Is John Boehner calling President Obama's bluff? As the House prepares to send
the Senate and, one hopes, the President a bill for avoiding the shutdown and at least keeping the government operating an additional week (also--importantly--financing the military for the remainder of the year), President Obama issued a statement announcing that he will veto this bill because . . . because, why
Boehner countered what was, in effect, Obama's non-statement with a solid statement of his own: "I have just been informed that the White House has issued a veto threat
on a bill that would keep the government from shutting down, without
stating a single policy justification for President Obama's threatened
veto. Neither the President nor Senate Democrats have identified a
single policy provision they find objectionable in the bill."
Indeed, if you believe that there is a specific principle or a line in the sand that the President will not cross announced in this message, you will need a cipher to discover it. Yes, of course there is all this back-chatter about the President not liking the "horrible" riders Republicans want to keep in the final budget bill . . . but H.R. 1363 is not
that bill. Not that this would matter. The President won't engage in that fight either. As with the fight over health care (where he allowed his allies in Congress to take the policy lead), President Obama remains coy about his own views on those riders in the larger bill--preferring, instead, to use Harry Reid and other surrogates to do the dirty work of defending a willingness to shut down the government for the sake of funneling taxpayer funds to their friends and supporters at Planned Parenthood and the Corporation for Public Broadcasting.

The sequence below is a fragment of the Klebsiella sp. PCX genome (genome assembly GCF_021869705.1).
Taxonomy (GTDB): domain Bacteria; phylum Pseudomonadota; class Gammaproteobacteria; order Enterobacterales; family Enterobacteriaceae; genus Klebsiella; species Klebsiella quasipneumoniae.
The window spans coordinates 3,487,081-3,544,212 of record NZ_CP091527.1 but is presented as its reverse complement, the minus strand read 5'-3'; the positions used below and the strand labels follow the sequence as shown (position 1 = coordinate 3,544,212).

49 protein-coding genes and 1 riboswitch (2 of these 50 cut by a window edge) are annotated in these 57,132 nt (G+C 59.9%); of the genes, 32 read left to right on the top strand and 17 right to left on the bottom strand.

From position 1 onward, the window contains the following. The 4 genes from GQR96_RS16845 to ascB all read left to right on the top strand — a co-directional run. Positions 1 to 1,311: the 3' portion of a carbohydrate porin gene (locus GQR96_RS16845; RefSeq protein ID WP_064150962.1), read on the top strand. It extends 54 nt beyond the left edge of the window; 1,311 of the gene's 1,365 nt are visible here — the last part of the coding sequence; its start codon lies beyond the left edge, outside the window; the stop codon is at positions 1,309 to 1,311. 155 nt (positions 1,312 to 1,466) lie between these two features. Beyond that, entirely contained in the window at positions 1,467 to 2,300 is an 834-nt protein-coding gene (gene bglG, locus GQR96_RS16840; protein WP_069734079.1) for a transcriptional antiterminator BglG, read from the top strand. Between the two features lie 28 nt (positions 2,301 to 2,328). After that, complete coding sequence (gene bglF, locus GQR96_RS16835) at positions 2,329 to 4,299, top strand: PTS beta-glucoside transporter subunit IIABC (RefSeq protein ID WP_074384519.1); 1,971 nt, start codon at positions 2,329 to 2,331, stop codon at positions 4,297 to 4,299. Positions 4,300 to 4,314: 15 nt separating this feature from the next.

Obama will not engage on the real issues before him and, instead, works mightily to pretend that the issues presented to him by the representatives of the people are mere "distractions"--what he calls "politics" with that breath of contempt that is now all too familiar in him. He thinks he can remain above the fray--always the academic observer of these petty squabblers in Congress where, by some freak of nature having nothing to do with the actual opinions and interests of the American people, the backward thinking of Republicans and their Tea-Party allies now prevails. He imagines that this posture will win the trust of Americans who understand that they must bow to the consensus of finer minds like his and take their wisdom as received opinion. His statement reads like this: "Gee, I'd really like to work with those children on the Republican side . . . but, gosh, they've got to do their homework and catch up with me first."
Yet, every once in awhile, the President's cool-as-a-cucumber act is tripped up by his own hot tongue. Every once in a while
, he betrays his contempt for those he claims to champion and his true sentiments about middle-class Americans spew forth. In these cases, those who differ with him--instead of getting painted into a corner where their disagreement with the obvious consensus around his will is sacrilege--instead find themselves the cult-heroes of a newly energized American middle-class. With his destined to be classic "You might want to think about a trade-in" remark, he evokes his "Spread the wealth around" remark and that other old favorite, the "tire-gauge" remark. But, to be fair, I don't think he has ever uttered a truer sentence. We might want to be thinking about a trade-in . . . in 2012. Thanks for reminding us.
Here's a news-flash, Mr. President. When you get "shellacked" in an election for control of the most representative body of your sovereign (i.e., the people of the United States) you no longer have the moral authority to make pronouncements about what is and what is not "politics." Instead, you have to DO politics. Man up.